If it is cynical to say such things of Old World treaties, then Japan, Russia, Germany and Italy have given us cause to be cynical. Anyway we hope that for the time being our own government officials will use their fountain pens only for signing treaties with countries in the Western Hemisphere, where the name on the dotted line still is respected. Incidentally, this is Pan-American week – set aside for rejoicing that America’s mutual confidence still prevails.

In our dealings with the Old World, let’s guard our own national interests, trust only in our own military power – and keep our powder dry.


By H. O. Thompson, United Press staff writer

Tokyo, April 15 –
Japanese regarded their “neutrality” treaty with Russia today as a blow to the United States.

They believed it secured Japan’s northern defenses enabling the government to devote more attention elsewhere. A bolder attitude toward America was expected to result from the treaty signed in Moscow yesterday by Foreign Minister Yōsuke Matsuoka, and some observers said it might intensify Japan’s moves in the South Sea.

The newspaper Nichi Nichi said the treaty eliminated Japan’s deal strategy of having to guard against both the United States and Russia which had been her main drawback in the so-called Pacific crisis, and that Japan now could concentrate on her southward program.

Also, Nichi Nichi said, the treaty offered a chance to dispose of the China affair,

….because it is only proper that the neutrality provisions will be applied and will eliminate Soviet assistance to China.

The newspaper Yomuri said the treaty was:

….a great shock to the world when the United States entry into the European war is imminent.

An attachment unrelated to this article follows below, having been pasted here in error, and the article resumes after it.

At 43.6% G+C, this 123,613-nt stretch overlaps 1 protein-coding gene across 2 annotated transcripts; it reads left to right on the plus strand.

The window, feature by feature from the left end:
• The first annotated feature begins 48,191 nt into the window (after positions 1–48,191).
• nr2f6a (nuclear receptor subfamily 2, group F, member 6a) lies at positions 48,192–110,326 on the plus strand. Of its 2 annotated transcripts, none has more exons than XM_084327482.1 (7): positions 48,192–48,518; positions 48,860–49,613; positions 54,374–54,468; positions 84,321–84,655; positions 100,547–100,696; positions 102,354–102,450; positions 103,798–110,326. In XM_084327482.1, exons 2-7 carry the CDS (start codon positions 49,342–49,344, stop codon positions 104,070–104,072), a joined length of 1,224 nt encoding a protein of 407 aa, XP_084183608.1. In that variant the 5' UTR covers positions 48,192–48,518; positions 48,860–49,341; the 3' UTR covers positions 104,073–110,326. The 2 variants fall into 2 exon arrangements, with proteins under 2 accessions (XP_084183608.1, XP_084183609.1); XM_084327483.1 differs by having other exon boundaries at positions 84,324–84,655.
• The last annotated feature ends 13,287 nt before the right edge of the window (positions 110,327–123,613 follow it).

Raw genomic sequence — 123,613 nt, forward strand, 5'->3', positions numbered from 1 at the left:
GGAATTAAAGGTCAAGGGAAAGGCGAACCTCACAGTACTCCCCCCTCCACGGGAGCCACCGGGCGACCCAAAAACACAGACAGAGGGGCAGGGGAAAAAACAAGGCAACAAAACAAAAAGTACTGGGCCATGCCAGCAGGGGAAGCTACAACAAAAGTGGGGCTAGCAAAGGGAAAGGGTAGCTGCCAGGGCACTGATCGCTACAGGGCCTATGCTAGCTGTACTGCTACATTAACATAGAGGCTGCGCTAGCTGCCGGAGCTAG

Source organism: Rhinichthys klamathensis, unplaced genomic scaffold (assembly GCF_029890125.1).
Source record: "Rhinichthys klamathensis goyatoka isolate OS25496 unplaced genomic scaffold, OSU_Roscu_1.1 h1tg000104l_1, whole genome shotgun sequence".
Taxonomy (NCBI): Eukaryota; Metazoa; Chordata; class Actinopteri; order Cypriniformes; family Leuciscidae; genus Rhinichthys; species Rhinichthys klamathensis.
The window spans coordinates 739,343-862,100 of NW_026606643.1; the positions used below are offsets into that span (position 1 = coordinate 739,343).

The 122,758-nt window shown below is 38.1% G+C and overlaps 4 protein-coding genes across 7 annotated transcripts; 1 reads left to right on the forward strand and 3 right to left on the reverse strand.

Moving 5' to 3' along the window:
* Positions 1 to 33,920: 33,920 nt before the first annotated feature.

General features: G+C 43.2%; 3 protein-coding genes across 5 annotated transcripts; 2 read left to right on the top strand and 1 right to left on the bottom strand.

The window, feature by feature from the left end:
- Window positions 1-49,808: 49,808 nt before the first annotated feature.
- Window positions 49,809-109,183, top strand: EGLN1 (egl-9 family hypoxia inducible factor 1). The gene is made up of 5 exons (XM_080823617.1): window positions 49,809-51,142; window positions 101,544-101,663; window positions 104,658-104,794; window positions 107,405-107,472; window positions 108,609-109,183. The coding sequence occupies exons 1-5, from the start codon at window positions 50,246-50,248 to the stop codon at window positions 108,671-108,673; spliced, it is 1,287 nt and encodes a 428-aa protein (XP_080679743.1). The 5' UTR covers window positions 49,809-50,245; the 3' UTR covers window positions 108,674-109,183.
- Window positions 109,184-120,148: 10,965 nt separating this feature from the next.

….and that it was a “poignant blow” to Generalissimo Chiang Kai-shek’s Chinese government.

American moves thwarted

The general opinion was that what were regarded here as recent American attempts to woo Russian friendship had suffered a setback by the treaty.

Asahi said the provision in the treaty whereby Japan respected the integrity of the Outer Mongolian People’s Republic and Russia respected the integrity of Manchukuo, eliminated causes of dispute,

…and means that Japan and Russia have revealed a policy devoted to the maintenance of peace in the Far East.

Premier Prince Fumimaro Konoe said he believed the pact:

….will serve as the basis of a rapid solution, in a concrete manner, of various pending Soviet-Japanese questions, and will contribute greatly toward the promotion of world peace.

It was believed that Japan’s next step would be to attempt to settle the China affair by Soviet mediation. Russia could put pressure on Chiang Kai-shek to amalgamate with Wang Jingwei, head of the Japanese-supported Nanking regime, under liberal terms, and end the fighting which will enter its fifth year in July and which is tightening the Japanese people’s belts acutely.

Chiang may keep power

Japan would be satisfied, it was said, if Chiang Kai-shek renounced his anti-Japanese policy and Comintern (Communist International) connections, and agreed to economic co-operation with Japan. Under such a plan, it was believed, Chiang Kai-shek might be permitted to retain jurisdiction over Central and South China, under Japanese supervision, while forsaking North China, and Japan might give the same promise it gave Wang Jingwei, to evacuate its troops within two years.

Wang Jingwei might be “induced” by Japan to yield the supreme administrative post in China to Chiang Kai-shek “for the sake of China’s peace,” it was said.

Regardless of other considerations, it was believed the treaty would hasten the settlement of pending Japanese-Russian problems and possibly lead to a commercial treaty including traffic arrangements, giving Japan cheaper rates on the Trans-Siberian railroad. The railway is increasingly important to Japan’s importation of machinery and other supplies from Europe, especially from Germany and Sweden, since blockades have cut off other means of transportation.